All posts by Andrea Grant

About Andrea Grant

Andrea Grant is a Children's Services Specialist.

Bibliobites in November/December: Another Dorie Story

Author Dorie Greenspan is a one-woman cookbook industry.  Over the past thirty years she’s written fourteen cookbooks, won five James Beard Awards for them (and was nominated eleven times!), and endeared herself to countless readers who adore her warm, friendly personality as much as her warm, buttery baked goods.  Our group has been in Dorie territory before: we baked Dorie’s Cookies in December 2019, and cooked our way through Everyday Dorie in January 2021.  This month’s title, Baking With Dorie, is her newest, and promises recipes that are “sweet, salty, and simple.”  This book received rave reviews when it was released, and continues to receive gushing praise from reviewers and users of every stripe, so expectations were high.  How did it go for us in the kitchen?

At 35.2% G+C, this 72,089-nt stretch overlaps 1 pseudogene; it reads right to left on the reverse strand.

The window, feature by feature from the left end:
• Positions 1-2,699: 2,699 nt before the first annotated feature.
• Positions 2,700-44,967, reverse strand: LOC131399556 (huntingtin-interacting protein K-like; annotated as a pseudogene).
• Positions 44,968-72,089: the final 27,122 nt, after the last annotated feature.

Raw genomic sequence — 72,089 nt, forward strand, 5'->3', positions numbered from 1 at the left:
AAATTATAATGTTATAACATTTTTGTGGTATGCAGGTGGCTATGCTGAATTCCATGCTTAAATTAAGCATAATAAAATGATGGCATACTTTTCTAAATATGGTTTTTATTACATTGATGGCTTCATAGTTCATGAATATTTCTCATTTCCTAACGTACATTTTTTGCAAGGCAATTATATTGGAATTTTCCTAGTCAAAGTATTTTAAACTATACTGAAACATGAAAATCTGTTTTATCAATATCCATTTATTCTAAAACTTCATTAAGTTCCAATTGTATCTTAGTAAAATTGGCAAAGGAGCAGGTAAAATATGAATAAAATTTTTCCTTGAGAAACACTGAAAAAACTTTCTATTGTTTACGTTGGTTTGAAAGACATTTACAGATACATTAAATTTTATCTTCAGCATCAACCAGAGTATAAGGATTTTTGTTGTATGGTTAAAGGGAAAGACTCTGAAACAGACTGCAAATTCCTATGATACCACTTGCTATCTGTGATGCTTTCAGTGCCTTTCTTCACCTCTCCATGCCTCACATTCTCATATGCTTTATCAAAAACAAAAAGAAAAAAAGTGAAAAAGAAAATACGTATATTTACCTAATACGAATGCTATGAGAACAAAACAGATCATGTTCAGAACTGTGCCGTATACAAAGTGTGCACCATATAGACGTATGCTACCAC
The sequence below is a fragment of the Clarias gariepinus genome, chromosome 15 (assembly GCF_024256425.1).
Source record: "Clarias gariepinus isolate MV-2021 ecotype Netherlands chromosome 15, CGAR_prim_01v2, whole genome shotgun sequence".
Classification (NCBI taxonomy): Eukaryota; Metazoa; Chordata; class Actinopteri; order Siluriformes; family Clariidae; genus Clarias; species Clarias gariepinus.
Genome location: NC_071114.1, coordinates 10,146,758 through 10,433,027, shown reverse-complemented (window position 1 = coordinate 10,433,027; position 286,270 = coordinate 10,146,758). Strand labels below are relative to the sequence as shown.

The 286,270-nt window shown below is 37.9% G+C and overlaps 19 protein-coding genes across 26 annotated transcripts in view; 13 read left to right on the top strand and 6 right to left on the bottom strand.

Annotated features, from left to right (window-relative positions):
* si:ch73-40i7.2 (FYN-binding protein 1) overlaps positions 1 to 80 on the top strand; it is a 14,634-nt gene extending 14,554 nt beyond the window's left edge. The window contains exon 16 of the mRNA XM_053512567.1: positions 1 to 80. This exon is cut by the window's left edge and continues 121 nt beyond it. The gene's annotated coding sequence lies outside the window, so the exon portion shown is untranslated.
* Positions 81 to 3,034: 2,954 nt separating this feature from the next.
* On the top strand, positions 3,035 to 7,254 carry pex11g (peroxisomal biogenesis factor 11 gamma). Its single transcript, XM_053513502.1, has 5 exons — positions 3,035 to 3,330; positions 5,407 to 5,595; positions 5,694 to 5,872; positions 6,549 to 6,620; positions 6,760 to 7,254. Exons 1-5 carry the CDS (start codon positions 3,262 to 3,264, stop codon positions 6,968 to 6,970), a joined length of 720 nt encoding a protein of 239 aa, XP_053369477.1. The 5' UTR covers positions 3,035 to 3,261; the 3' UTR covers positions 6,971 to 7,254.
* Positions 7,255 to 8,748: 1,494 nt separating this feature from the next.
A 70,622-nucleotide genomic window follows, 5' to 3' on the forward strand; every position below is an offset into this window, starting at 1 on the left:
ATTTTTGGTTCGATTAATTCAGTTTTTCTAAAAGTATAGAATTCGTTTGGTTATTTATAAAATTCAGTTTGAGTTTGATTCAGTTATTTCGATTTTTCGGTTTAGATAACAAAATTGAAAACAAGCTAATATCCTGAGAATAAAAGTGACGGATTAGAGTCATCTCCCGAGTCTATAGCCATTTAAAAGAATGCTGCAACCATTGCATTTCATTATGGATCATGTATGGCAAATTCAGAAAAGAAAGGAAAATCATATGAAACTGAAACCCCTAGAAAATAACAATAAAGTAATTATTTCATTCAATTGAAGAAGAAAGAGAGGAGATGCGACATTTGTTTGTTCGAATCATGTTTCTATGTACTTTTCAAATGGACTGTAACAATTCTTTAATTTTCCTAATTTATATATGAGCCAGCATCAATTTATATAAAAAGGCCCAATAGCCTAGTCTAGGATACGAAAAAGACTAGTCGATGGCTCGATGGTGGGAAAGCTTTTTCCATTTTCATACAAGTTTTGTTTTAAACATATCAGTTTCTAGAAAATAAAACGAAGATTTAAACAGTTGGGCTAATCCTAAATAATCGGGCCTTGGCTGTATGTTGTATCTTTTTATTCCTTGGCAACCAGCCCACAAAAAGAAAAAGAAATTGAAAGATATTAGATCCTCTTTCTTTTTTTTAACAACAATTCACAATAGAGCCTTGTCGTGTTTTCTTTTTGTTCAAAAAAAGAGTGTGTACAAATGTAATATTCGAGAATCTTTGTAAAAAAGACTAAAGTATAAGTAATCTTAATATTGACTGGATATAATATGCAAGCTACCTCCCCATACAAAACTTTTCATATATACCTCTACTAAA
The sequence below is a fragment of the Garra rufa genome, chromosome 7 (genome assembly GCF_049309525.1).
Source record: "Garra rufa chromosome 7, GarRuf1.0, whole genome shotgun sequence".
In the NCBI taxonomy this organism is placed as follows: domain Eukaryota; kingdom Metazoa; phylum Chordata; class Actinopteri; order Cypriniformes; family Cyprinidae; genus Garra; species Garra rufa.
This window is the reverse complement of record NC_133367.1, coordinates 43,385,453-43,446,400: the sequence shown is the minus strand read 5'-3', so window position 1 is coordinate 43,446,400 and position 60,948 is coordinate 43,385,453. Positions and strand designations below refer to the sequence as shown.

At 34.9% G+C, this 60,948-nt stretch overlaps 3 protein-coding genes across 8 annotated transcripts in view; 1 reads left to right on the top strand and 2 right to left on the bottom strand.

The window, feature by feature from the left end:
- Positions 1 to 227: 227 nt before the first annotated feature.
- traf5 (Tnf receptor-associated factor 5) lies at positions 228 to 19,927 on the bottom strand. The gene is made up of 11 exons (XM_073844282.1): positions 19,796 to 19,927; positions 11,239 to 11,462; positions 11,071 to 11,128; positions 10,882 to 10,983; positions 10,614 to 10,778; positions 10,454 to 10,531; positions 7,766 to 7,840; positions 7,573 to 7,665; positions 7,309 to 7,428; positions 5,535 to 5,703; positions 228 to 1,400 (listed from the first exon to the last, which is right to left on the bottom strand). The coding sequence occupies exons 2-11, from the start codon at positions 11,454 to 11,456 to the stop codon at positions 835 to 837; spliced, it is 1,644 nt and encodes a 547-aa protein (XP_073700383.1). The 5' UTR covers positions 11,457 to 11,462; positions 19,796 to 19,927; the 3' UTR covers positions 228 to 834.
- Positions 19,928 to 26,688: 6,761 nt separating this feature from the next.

Though most members of our group consider themselves cooks rather than bakers, everyone approached this month’s challenge with gusto (or at least a lot of butter and sugar!).  The first chapter covers breakfast bakes, so let’s start there: one person, an experienced bread baker, made english muffins.  This version was “better than some” and the dough was easy to work with.  The recipe contained lots of helpful information for any novice muffin makers.  Two people made grain and seed muffins, a “really delicious,” not-too-sweet, hearty combination of whole wheat flour, seeds, and raisins.  Fruit and nuts were also featured in pecan cranberry loaf.  The pecans were “the star….loved them.”  But there could have definitely been more cranberries.  Iced honey apple scones with spelt sounded divine, with orange, apple, and honey playing starring roles; but somehow they were “a bit boring.”  And they weren’t as flaky as our baker might have wished.  On the sweeter side of breakfast, breakfast in rome lemon cake had that classic and delightful flavor combination of lemon and raspberry.  It was “very poundcake-y” and kept well.  Unfortunately, despite the thick batter, the raspberries sank to the bottom of the pan, a sadly common problem!